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Benign Prostatic Hyperplasia (BPH)

Benign Prostatic Hyperplasia (BPH) - What it is

Benign Prostatic Hyperplasia BPH Conditions and Treatments

Benign prostatic hyperplasia (also called BPH) is a condition that affects the prostate gland in men. The prostate is a gland found between the bladder (where urine is stored) and the urethra (the tube urine passes through).

As men age, the prostate gland slowly grows bigger (or enlarges). As the prostate gets bigger, it may press on the urethra and cause the flow of urine to be slower and less forceful.

Benign Prostatic Hyperplasia (BPH) - Symptoms

Most symptoms of Benign Prostatic Hyperplasia (BPH) start gradually.

Symptoms include:

  • the need to get up more often at night to urinate
  • the need to empty the bladder often during the day
  • difficulty in starting the urine flow and dribbling after urination ends
  • the size and strength of the urine stream may decrease

These symptoms can be caused by other things besides Benign Prostatic Hyperplasia (BPH). Tell your doctor if you have any of these symptoms, so he or she can decide on the tests to find the possible cause.

Benign Prostatic Hyperplasia (BPH) - How to prevent?

Benign Prostatic Hyperplasia (BPH) - Causes and Risk Factors

Benign Prostatic Hyperplasia (BPH) is extremely common. Half of all men over 50 develop symptoms of BPH, but only 10 percent need medical or surgical intervention.

Benign Prostatic Hyperplasia (BPH) - Diagnosis

After taking a history of your symptoms, a rectal exam is the next step. In a rectal exam, your doctor checks your prostate by putting a gloved, lubricated finger into your rectum to feel the back of your prostate gland. This allows him to feel the size of the prostate gland and especially assess for hard lumps which may indicate cancer.

To make sure that your prostate problem is benign and not cancer, your doctor may do a blood test called PSA or prostatic specific antigen.

What are the consequences of Benign Prostatic Hyperplasia (BPH)?

Mild cases usually have no consequence to life. If the enlargement gets moderate, symptoms related to difficult urination become troublesome. In severe cases, a sudden inability to urinate may require an immediate visit to a doctor to insert a urine tube or catheter into the urethra to drain out the urine.

Even if Benign Prostatic Hyperplasia (BPH) sufferers manage to pass urine, some amount of urine may be left behind, which easily gets infected, making moderate to severe BPH sufferers prone to urine infections.

Benign Prostatic Hyperplasia (BPH) - Treatments

Sometimes mild symptoms get better on their own. Many people believe that a healthy lifestyle and diet with less processed foods rich in fibre, fruit, vegetables will cause the prostate to enlarge less, by decreasing oestrogens and increasing testosterone levels both of which affect prostate size. Some herbal products like saw palmetto are even available commercially. In any case, it is always good to adopt a healthy lifestyle whether these measures make a noticeable difference or not.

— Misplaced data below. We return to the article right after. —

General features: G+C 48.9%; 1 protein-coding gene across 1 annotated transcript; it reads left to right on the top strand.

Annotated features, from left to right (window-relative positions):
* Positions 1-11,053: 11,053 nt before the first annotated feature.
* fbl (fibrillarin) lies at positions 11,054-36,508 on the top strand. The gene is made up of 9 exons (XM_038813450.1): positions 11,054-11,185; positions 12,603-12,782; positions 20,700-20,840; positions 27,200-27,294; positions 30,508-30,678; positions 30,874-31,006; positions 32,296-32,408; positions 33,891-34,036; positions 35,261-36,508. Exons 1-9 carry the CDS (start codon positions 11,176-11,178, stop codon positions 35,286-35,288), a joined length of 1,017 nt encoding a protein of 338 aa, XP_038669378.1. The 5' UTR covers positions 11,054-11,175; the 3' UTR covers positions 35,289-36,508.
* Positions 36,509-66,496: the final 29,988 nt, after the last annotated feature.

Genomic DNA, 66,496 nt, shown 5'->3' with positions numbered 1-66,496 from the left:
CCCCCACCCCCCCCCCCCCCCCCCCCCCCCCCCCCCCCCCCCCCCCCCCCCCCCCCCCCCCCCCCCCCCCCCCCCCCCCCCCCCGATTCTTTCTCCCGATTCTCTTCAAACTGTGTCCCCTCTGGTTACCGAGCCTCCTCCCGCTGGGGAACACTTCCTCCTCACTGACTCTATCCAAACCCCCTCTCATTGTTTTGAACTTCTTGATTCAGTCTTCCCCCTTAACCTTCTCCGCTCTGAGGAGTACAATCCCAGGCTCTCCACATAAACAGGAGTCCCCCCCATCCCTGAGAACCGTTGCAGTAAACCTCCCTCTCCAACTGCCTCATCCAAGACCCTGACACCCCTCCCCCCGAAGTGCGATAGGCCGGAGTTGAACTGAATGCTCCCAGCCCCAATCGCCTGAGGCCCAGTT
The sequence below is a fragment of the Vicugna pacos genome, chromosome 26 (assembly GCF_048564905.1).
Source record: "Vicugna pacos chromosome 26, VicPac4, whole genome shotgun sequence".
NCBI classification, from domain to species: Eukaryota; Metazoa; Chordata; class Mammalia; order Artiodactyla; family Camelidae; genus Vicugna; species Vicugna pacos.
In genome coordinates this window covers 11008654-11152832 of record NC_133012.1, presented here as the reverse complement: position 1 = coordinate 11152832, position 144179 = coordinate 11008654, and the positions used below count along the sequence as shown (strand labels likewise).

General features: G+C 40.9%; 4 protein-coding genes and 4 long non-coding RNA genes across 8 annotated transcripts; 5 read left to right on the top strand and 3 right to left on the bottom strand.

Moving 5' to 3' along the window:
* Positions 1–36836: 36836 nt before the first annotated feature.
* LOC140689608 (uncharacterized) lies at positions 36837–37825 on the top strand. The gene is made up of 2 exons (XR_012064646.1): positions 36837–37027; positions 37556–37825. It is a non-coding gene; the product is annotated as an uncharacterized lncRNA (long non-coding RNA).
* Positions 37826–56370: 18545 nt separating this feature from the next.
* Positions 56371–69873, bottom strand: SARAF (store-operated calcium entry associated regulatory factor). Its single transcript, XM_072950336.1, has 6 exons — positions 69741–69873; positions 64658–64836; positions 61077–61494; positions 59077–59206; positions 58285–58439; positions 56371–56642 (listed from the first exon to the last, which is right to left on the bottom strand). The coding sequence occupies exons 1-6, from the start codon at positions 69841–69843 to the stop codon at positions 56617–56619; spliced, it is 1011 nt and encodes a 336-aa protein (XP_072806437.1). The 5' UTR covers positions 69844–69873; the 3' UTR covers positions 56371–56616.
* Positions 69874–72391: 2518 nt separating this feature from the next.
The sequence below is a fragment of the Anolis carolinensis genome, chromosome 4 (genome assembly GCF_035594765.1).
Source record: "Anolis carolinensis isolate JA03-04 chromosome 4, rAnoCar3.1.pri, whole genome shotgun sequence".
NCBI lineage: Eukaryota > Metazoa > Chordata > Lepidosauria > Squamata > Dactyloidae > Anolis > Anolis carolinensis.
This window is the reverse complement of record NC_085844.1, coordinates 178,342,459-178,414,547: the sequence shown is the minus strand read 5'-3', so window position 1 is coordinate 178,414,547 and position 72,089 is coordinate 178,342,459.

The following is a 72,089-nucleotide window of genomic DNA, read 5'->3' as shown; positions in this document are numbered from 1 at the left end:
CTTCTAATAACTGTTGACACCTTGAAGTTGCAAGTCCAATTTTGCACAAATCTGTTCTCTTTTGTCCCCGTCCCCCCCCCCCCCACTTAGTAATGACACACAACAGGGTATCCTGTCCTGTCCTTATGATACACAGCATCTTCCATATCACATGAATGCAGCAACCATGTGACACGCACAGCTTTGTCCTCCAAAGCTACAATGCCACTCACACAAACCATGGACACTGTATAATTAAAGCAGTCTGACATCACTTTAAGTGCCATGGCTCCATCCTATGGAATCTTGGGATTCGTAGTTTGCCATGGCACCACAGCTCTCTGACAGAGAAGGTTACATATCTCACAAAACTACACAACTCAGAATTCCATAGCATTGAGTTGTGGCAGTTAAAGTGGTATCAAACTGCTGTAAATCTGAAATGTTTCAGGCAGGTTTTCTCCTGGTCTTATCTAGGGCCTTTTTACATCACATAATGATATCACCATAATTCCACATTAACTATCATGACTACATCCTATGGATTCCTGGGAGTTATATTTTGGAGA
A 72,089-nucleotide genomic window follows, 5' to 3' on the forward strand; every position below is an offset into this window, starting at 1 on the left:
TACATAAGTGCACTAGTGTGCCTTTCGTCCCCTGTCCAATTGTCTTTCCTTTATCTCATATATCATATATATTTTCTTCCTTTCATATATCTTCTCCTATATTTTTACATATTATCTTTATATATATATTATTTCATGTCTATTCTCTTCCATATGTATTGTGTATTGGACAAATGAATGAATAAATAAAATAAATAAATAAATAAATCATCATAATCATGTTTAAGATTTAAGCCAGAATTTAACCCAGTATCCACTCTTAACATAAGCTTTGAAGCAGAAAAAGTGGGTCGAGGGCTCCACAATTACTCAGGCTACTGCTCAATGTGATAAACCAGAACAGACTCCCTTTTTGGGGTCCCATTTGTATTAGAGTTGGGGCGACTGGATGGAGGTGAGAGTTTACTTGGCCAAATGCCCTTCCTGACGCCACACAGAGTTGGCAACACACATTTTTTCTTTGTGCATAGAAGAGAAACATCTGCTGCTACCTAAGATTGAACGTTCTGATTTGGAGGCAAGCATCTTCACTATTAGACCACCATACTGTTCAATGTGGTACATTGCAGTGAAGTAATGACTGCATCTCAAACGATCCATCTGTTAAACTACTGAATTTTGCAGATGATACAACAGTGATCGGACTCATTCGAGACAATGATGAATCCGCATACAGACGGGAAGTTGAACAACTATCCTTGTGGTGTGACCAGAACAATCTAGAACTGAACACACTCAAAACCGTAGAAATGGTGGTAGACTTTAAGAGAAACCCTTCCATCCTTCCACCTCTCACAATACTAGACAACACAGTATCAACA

If your symptoms get worse, your doctor may suggest drug treatment.

Finasteride and dutasteride block conversion of testosterone to dihydrotestosterone, which makes the prostate enlarge.

The side effects of finasteride are rare and mild and usually affect sexual function. The side effects cease when the medication is stopped. The prostate may enlarge again when the medicine is stopped, so your doctor may suggest another treatment.

Another kind of medicine, called alpha-blockers, can also help relieve the symptoms of BPH. Alpha-blockers have been used for a long time to treat high blood pressure, but they can also help the symptoms of BPH, even in men with normal blood pressure. Some of these drugs are terazosin, doxazosin, tamsulosin and alfuzosin.

The side effects of alpha-blockers include dizziness, fatigue and lightheadedness due to lowered blood pressure. Doctors therefore start with a low dose first.

How can a Urologist help me in further treatment of Benign Prostatic Hyperplasia (BPH)?

A referral to a urologist (a surgeon of the urinary-genital system) may be neccessary to explore surgical treatment options.

A urologist will perform an ultrasound exam of the prostate by inserting a well-lubricated probe into the anus. This will measure the size of the prostate gland, check for cancer if suspected and assess the need for surgery. Biopsy of the prostate is done though the rectum if cancer is suspected.

A urologist can also perform an ultrasound of the bladder to see how much urine is retained after urinating, due to the obstruction by the prostate. One treatment option is a minimally invasive treatment. Most of these treatments use heat such as microwave or laser to destroy prostate tissue applied through the urethra.

Surgery is considered the most effective treatment and is used in men with symptoms that persist after other treatments are tried. This is also the best way to diagnose and cure early cancer of the prostate. Surgery is usually done via a tube passed through the urethra, thus leaving no abdominal scars (Transurethral resection of prostate – TURP).

Benign Prostatic Hyperplasia (BPH) - Preparing for surgery

Benign Prostatic Hyperplasia (BPH) - Post-surgery care

Benign Prostatic Hyperplasia (BPH) - Other Information

The information provided is not intended as medical advice. Terms of use. Information provided by SingHealth